Location is Key: Unleashing the Power of Dataplor’s Data Intelligence Tool

If you want to get your product in a grocery store in Mexico City, Dataplor has global location intelligence to help you do that. The company raised $2 million in 2019 to bring Latin American food delivery vendors online. Dataplor uses artificial intelligence, machine learning, large language models and a purpose-built technology platform to take in public domain data. While that is not totally unique — there are companies like ThoughSpot, Esri and Near doing something similar around business and location intelligence — Dataplor’s “secret sauce” is combining all of that technology and public domain data with a human factor. The round also includes participation from Quest Venture Partners, Acronym Venture Capital, Circadian Ventures, Two Lanterns Venture Partners and APA Venture Partners.

If you’re looking to get your product on the shelves of a grocery store in Mexico City, Dataplor is here to help with their global location intelligence.

Founded by Geoffrey Michener in 2016, Dataplor’s mission was to index micro businesses in emerging markets. The company saw success in 2019 when they raised $2 million in funding to bring Latin American food delivery vendors online.

Dataplor utilizes cutting-edge technology such as artificial intelligence, machine learning, and large language models, paired with their purpose-built platform to collect public domain data.

While this may not be a unique approach, as there are other companies like ThoughSpot, Esri, and Near that offer similar business and location intelligence services, Dataplor’s “secret sauce” is their integration of human validators. With a team of over 100,000 “explorers”, Dataplor ensures the accuracy of their data through a combination of human and computer validation. And, to protect individuals’ privacy, no personally identifiable information is used.

Through this process, Dataplor is able to provide answers to questions such as “How many Taco Bell locations opened in South America last year?” or “What percentage of Walmarts in Europe are located near a fast food restaurant?”

Currently, Dataplor has amassed over 300 million point of interest (POI) records for over 15,000 brands in 200+ countries and territories. These records include data such as physical location, hours of operation, contact information, credit card acceptance, and even consumer sentiment.

The company then licenses this data to various industries, including third-party logistics, real estate, and finance. Companies such as American Express, iZettle, and PayPal are among the 35+ Fortune 500 brands that already rely on Dataplor’s services.

According to founder and CEO Geoffrey Michener, “Company 10-Ks are always six months late, so it’s hard to know the current status of a business. But with our data, companies can track open and close rates, monitor their competitors, and even scout potential locations.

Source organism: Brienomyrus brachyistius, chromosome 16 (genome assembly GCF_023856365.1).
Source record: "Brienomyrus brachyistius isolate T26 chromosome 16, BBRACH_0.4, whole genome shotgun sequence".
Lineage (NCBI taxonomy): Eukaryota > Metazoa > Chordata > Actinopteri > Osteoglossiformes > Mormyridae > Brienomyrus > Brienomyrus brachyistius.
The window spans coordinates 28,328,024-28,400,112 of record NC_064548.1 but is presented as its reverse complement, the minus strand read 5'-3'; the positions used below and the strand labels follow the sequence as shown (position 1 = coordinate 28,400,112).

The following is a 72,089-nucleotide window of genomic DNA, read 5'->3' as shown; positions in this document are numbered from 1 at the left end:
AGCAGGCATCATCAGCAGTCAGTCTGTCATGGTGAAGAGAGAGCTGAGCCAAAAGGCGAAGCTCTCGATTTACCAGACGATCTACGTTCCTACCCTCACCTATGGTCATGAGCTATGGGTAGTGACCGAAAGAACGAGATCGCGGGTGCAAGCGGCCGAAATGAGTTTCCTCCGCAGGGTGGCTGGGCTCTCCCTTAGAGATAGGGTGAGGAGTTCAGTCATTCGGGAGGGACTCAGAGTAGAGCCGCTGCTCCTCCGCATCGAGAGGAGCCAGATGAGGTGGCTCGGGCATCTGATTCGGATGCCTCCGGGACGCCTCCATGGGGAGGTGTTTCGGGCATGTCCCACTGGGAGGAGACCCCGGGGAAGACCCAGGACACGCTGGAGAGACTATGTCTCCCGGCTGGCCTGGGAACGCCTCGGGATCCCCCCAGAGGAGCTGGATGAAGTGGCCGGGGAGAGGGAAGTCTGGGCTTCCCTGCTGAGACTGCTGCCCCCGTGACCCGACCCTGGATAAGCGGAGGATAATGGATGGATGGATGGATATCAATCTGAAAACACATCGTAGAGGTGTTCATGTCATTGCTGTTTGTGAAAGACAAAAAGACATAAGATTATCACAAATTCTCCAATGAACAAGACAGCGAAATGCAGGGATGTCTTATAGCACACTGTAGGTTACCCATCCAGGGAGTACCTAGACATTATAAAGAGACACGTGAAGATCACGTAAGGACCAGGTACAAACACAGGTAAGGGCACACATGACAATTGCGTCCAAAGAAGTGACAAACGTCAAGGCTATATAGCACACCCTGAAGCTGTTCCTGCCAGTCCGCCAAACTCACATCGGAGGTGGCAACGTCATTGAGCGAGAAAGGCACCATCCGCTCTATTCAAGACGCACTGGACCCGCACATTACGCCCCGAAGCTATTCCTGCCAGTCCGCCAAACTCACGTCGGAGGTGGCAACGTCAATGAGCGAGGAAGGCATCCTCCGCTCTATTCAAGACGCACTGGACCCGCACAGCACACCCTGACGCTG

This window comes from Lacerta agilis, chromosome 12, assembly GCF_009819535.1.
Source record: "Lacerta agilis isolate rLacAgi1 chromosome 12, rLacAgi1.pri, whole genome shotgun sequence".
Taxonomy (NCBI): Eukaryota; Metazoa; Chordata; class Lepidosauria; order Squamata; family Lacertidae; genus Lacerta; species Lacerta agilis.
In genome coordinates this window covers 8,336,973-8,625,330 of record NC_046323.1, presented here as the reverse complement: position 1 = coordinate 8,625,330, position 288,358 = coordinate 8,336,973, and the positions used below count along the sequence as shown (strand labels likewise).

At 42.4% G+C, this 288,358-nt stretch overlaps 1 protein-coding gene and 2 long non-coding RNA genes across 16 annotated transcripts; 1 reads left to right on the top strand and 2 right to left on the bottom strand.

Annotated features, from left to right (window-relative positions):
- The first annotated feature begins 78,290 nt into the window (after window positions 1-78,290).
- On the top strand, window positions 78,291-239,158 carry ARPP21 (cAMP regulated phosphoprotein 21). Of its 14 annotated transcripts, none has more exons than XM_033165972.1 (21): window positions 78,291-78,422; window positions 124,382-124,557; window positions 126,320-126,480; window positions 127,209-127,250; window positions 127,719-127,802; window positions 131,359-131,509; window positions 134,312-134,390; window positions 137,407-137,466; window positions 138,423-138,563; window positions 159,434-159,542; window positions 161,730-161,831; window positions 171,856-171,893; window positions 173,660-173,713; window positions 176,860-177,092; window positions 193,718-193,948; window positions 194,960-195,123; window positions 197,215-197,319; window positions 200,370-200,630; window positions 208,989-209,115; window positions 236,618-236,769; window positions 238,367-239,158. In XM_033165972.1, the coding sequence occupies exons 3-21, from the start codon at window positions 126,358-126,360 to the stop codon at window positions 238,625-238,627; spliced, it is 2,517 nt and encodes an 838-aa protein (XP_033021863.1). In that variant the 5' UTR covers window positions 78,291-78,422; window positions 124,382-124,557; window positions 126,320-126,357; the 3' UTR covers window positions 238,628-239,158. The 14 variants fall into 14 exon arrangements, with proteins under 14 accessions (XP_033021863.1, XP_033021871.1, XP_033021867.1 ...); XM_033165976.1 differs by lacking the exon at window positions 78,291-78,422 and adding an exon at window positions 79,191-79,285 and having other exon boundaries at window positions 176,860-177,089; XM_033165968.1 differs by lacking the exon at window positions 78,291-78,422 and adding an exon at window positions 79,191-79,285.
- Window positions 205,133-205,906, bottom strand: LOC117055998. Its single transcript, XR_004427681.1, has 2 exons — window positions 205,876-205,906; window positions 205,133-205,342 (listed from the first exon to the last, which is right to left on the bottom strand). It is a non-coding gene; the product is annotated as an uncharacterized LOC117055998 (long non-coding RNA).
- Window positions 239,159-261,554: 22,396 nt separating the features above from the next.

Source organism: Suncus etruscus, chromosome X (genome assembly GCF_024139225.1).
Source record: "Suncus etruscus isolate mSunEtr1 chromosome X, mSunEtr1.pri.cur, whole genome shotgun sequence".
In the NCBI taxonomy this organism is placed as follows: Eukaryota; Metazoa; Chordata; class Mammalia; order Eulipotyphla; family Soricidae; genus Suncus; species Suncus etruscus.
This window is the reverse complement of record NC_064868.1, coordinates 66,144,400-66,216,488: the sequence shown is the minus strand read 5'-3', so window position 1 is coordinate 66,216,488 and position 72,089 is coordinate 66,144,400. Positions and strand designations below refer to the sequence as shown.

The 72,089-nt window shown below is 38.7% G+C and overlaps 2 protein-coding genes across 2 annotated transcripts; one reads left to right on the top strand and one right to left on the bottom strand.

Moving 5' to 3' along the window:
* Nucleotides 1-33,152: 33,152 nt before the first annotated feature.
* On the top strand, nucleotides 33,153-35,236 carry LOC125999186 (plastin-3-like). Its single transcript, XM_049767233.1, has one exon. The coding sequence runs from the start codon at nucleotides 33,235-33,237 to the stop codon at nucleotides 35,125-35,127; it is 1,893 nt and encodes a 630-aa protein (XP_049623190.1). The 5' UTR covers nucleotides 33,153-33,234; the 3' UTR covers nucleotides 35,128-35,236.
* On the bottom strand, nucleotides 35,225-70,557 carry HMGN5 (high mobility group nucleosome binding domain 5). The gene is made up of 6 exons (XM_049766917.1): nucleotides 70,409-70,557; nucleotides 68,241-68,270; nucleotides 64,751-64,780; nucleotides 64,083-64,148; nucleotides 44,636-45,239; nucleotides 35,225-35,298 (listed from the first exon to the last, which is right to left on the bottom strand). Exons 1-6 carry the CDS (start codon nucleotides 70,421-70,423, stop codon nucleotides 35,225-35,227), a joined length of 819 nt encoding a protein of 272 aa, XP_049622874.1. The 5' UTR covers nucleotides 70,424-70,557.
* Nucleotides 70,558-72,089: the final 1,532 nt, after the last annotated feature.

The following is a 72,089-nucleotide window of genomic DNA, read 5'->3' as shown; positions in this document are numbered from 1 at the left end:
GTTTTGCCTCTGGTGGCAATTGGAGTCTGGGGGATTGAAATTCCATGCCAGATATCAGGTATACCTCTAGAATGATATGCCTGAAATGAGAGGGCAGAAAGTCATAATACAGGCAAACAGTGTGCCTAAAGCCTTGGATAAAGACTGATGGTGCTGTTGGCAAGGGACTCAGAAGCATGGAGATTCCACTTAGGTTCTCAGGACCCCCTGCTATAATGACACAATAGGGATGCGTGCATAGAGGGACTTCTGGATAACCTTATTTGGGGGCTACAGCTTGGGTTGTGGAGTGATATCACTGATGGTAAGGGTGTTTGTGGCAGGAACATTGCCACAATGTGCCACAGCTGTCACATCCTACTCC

Dataplor has seen significant growth, with revenue increasing by an average of 2.5x year-over-year since 2020. They are also projected to reach profitability this year.

With plans for continued expansion, Dataplor recently secured $10.6 million in Series A funding, led by Spark Capital. Spark, known for early investments in successful companies such as Slack, Affirm, and Postmates, was joined by Quest Venture Partners, Acronym Venture Capital, Circadian Ventures, Two Lanterns Venture Partners, and APA Venture Partners. In total, Dataplor has raised $20.6 million.

Moving forward, Dataplor plans to use this funding to make strategic hires and further establish their brand and presence in the market.

According to founder Geoffrey Michener, the decision to partner with Spark and general partner, Alex Finkelstein, was based on their vision for the company.

“Alex saw the bigger picture, and he saw that while we’re not just a POI or places data company, we are helping people get somewhere or sell a product,” Michener explains. “He said that by knowing everything about a business, and then across 100 million places, ‘That’s a really big opportunity. No one’s done that before.’ It really resonated, and if we share that same vision, we can use capital to grow and to grow efficiently and effectively, why not? Let’s go do it.”

Do you have a tip or lead about happenings in the venture world? Share them with Christine Hall at chall.techcrunch@gmail.com or through this secure Signal link. All anonymity requests will be respected.

Avatar photo
Max Chen

Max Chen is an AI expert and journalist with a focus on the ethical and societal implications of emerging technologies. He has a background in computer science and is known for his clear and concise writing on complex technical topics. He has also written extensively on the potential risks and benefits of AI, and is a frequent speaker on the subject at industry conferences and events.

Articles: 865

One comment

Leave a Reply

Your email address will not be published. Required fields are marked *